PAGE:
Blogging and stress

One occupational hazard of blogging is all the other blogs, which demand attention and stimulate thoughts about attitudes and beliefs.  Another is the pressure to keep a blog active with good quality posts.

As an “older blogger”, which seems to mean over 40, I have more life experience than many people and ought to have strategies for pacing myself.  (It is surprising how many older bloggers there are – some older people are “technology-averse” – but many also have more time to write and some are restricted in their mobility.)

In western culture, there are many pressures.  These include

  • to gain educational qualifications
  • to gain vocational qualifications/ professional qualifications
  • to have a good job
  • to appear successful
  • to be popular
  • to be happy (even governments measure happiness!)
  • to be well-informed
  • to have high standards in their hobbies (including blogging)

I am sure you can add others to the list.  This is a blog post, not a dissertation, after all!

Blogging may be a cause of stress (if bloggers set themselves impossible goals) or it may be used to help relieve it as many people find.  In the UK the Time to Change/Time to Talk website emphasises the benefits of blogging.

Many people become stressed trying to do what society seems to demand of them.  Some people also have pressure from the religious group they adhere to.  They may feel that there are many things they have to do or must refrain from doing.  If they feel they have failed, this is another cause of stress.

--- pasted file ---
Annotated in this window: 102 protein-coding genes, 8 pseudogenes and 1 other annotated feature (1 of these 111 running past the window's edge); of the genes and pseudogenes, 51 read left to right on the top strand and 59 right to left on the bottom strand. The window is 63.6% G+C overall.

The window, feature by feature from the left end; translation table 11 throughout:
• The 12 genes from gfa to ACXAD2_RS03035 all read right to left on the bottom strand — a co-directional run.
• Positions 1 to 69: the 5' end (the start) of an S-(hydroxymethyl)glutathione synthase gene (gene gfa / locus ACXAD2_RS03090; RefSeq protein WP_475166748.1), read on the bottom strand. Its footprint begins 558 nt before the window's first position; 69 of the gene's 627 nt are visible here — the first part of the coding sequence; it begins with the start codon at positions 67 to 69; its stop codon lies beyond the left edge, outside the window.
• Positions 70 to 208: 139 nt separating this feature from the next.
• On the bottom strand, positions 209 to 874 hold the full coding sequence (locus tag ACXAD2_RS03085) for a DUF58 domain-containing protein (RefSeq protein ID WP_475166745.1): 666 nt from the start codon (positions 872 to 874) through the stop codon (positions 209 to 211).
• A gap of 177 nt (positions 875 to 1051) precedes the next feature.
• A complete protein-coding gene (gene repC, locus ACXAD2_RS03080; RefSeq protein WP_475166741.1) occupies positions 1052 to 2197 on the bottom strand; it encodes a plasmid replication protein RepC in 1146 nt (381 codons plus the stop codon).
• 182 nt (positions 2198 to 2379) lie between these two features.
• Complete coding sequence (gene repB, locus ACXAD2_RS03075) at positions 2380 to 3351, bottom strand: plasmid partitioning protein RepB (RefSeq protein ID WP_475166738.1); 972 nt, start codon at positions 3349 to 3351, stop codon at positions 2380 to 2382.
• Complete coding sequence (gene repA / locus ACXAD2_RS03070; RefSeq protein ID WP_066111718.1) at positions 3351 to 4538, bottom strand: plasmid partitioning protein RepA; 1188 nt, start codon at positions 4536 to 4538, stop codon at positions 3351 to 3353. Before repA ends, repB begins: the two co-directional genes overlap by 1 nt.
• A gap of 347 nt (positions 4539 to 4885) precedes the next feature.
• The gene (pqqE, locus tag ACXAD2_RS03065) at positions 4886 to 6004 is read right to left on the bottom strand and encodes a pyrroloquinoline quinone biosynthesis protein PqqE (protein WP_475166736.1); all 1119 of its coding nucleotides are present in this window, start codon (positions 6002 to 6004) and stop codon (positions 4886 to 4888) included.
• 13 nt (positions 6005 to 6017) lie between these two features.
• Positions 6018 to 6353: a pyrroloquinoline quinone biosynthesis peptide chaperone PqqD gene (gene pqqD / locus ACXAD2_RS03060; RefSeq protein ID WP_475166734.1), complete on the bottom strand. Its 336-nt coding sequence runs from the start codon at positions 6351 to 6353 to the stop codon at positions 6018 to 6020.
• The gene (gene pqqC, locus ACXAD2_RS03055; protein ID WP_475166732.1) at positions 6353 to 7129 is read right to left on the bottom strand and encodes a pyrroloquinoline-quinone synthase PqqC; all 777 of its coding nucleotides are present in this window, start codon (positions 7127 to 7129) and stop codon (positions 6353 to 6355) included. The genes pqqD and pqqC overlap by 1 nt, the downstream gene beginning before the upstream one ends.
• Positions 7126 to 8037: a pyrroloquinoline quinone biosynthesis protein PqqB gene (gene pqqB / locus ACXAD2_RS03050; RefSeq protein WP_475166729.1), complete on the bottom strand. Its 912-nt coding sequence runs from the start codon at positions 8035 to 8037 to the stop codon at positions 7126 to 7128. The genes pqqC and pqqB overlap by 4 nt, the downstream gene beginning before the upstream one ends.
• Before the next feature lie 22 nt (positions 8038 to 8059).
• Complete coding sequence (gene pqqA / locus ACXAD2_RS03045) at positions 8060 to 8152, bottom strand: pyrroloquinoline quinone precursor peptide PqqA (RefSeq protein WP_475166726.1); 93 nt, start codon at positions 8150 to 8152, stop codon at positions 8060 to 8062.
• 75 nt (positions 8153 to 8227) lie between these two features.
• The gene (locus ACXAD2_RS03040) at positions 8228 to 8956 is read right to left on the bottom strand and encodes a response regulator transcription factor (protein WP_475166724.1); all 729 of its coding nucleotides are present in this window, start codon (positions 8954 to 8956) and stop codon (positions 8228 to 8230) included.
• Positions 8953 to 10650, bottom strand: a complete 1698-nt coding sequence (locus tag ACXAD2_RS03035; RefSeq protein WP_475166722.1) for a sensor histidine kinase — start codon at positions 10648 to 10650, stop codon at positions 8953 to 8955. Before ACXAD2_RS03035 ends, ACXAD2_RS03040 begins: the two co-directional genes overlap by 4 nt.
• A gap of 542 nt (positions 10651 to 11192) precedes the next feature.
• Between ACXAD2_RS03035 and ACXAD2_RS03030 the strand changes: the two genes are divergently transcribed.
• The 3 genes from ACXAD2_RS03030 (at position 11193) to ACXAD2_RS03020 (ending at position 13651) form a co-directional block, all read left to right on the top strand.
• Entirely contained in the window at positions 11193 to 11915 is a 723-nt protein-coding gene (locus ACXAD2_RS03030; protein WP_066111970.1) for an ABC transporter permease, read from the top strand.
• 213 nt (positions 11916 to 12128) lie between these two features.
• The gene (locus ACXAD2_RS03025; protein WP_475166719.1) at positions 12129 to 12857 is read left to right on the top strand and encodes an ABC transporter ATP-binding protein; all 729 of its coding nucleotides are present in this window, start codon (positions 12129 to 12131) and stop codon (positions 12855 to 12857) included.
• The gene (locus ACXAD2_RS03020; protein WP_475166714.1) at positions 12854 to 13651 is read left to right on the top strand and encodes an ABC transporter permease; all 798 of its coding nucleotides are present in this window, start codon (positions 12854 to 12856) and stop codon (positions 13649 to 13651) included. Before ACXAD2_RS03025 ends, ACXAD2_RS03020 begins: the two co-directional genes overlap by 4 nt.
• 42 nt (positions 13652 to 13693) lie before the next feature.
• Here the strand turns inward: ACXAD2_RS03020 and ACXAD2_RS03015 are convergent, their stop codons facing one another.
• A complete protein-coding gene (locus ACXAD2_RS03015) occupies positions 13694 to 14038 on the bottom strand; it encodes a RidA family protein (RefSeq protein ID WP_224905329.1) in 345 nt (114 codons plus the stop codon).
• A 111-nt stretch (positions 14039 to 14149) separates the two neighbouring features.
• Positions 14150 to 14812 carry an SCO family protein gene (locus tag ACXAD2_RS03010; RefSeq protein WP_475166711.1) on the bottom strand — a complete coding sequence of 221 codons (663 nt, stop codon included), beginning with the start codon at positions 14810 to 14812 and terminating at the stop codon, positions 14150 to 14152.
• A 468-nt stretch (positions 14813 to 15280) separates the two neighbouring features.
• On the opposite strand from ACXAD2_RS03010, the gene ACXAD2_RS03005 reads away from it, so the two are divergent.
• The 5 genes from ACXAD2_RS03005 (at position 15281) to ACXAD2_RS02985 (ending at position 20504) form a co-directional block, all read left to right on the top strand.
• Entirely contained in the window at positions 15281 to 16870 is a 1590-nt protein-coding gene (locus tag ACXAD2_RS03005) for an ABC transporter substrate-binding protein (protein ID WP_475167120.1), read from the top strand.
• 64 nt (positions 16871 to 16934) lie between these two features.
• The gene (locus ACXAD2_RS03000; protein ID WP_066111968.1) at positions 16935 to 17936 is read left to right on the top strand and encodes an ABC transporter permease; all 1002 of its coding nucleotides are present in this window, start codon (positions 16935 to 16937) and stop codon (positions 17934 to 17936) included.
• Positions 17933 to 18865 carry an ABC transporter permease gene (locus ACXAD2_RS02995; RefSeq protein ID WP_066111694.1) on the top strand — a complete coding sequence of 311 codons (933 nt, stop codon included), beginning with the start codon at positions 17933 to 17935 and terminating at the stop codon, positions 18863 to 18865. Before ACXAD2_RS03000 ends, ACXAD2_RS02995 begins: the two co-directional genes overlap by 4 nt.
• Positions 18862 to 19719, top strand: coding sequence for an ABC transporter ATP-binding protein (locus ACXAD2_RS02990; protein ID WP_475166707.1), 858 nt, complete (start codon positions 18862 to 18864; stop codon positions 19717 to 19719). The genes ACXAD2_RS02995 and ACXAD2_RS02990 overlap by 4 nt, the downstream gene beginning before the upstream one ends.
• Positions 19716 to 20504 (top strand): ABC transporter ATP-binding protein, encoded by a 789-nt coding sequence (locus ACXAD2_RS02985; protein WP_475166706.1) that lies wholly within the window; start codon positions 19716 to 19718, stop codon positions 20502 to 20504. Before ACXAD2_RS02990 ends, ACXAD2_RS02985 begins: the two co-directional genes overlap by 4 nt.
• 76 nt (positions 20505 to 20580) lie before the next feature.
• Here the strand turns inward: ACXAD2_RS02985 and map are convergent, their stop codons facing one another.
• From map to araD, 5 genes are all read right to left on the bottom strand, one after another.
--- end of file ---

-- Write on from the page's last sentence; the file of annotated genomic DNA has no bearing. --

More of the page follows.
I don’t believe that this is how life was intended to be, although I am certainly not immune to stress myself.  However I think it is important to examine the teachings of Jesus of Nazareth.

He is reported as saying, “My yoke is easy and my burden is light.”  Matthew 11:28-30

Whatever did he mean?  Nowadays, many people are familiar with the yoke of a garment, such as a shirt or sweater.  In Jesus’ day farmers used oxen to plough the fields.  These cattle would have been harnessed in pairs to pull a plough.  The part of the harness over their shoulders was a yoke.

Jesus invites us to be yoked with him and to let him (through his Spirit) guide our lives.  He does not force us to obey.  He does not promise that our lives will be without suffering or other difficulties.

His followers are not immune to mental illness, but I believe that as we grow in faith, trusting God to help us, we are able to cope better.  This does not mean “religion” is a crutch.  Living in fellowship (communication) with God gives us confidence in him, rather than looking to ourselves for self-confidence.

What He promises is peace and joy.  It has been said that JOY comes from putting

  • Jesus first,
  • Others next,
  • You last.

The fruit of the Spirit is love, joy, peace…  Galatians 5:22-26

There is a link on my sidebar to find out more.

 

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